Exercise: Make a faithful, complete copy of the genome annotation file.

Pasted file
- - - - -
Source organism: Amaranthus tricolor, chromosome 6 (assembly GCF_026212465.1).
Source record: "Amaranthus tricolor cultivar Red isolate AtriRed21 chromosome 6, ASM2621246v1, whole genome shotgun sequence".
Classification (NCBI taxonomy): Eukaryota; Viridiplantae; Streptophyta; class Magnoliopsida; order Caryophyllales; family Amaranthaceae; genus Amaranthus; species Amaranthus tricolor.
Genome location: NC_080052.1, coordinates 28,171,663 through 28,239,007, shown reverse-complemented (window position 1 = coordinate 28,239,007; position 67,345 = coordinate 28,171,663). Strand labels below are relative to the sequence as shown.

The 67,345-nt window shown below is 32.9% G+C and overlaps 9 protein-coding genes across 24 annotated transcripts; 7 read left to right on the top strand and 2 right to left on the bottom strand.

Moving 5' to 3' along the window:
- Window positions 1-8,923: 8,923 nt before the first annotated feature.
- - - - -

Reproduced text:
Source organism: Amaranthus tricolor, chromosome 6 (assembly GCF_026212465.1).
Source record: "Amaranthus tricolor cultivar Red isolate AtriRed21 chromosome 6, ASM2621246v1, whole genome shotgun sequence".
Classification (NCBI taxonomy): Eukaryota; Viridiplantae; Streptophyta; class Magnoliopsida; order Caryophyllales; family Amaranthaceae; genus Amaranthus; species Amaranthus tricolor.
Genome location: NC_080052.1, coordinates 28,171,663 through 28,239,007, shown reverse-complemented (window position 1 = coordinate 28,239,007; position 67,345 = coordinate 28,171,663). Strand labels below are relative to the sequence as shown.

The 67,345-nt window shown below is 32.9% G+C and overlaps 9 protein-coding genes across 24 annotated transcripts; 7 read left to right on the top strand and 2 right to left on the bottom strand.

Moving 5' to 3' along the window:
- Window positions 1-8,923: 8,923 nt before the first annotated feature.